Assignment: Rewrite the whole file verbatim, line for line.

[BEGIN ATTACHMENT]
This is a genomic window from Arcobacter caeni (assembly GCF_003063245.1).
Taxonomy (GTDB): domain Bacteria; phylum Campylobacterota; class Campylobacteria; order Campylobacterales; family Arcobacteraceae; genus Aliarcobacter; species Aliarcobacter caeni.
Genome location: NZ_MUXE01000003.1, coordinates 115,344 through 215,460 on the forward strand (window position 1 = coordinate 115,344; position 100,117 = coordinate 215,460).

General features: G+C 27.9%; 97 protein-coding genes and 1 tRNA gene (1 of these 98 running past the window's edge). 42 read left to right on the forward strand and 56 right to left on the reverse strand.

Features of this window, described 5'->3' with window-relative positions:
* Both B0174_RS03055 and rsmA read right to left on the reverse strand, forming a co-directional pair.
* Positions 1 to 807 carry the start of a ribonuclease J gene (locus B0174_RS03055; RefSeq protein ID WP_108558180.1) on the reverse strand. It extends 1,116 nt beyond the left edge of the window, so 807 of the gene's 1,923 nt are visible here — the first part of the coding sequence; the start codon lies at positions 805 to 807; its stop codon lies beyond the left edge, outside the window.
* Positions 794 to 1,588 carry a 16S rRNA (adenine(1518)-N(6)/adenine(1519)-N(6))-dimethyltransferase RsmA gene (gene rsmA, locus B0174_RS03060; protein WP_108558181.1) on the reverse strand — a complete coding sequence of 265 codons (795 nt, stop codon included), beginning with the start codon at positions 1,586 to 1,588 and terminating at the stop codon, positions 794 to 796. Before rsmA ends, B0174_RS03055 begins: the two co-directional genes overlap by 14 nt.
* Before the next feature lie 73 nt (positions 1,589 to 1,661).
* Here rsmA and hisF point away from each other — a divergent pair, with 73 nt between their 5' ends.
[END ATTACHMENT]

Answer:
This is a genomic window from Arcobacter caeni (assembly GCF_003063245.1).
Taxonomy (GTDB): domain Bacteria; phylum Campylobacterota; class Campylobacteria; order Campylobacterales; family Arcobacteraceae; genus Aliarcobacter; species Aliarcobacter caeni.
Genome location: NZ_MUXE01000003.1, coordinates 115,344 through 215,460 on the forward strand (window position 1 = coordinate 115,344; position 100,117 = coordinate 215,460).

General features: G+C 27.9%; 97 protein-coding genes and 1 tRNA gene (1 of these 98 running past the window's edge). 42 read left to right on the forward strand and 56 right to left on the reverse strand.

Features of this window, described 5'->3' with window-relative positions:
* Both B0174_RS03055 and rsmA read right to left on the reverse strand, forming a co-directional pair.
* Positions 1 to 807 carry the start of a ribonuclease J gene (locus B0174_RS03055; RefSeq protein ID WP_108558180.1) on the reverse strand. It extends 1,116 nt beyond the left edge of the window, so 807 of the gene's 1,923 nt are visible here — the first part of the coding sequence; the start codon lies at positions 805 to 807; its stop codon lies beyond the left edge, outside the window.
* Positions 794 to 1,588 carry a 16S rRNA (adenine(1518)-N(6)/adenine(1519)-N(6))-dimethyltransferase RsmA gene (gene rsmA, locus B0174_RS03060; protein WP_108558181.1) on the reverse strand — a complete coding sequence of 265 codons (795 nt, stop codon included), beginning with the start codon at positions 1,586 to 1,588 and terminating at the stop codon, positions 794 to 796. Before rsmA ends, B0174_RS03055 begins: the two co-directional genes overlap by 14 nt.
* Before the next feature lie 73 nt (positions 1,589 to 1,661).
* Here rsmA and hisF point away from each other — a divergent pair, with 73 nt between their 5' ends.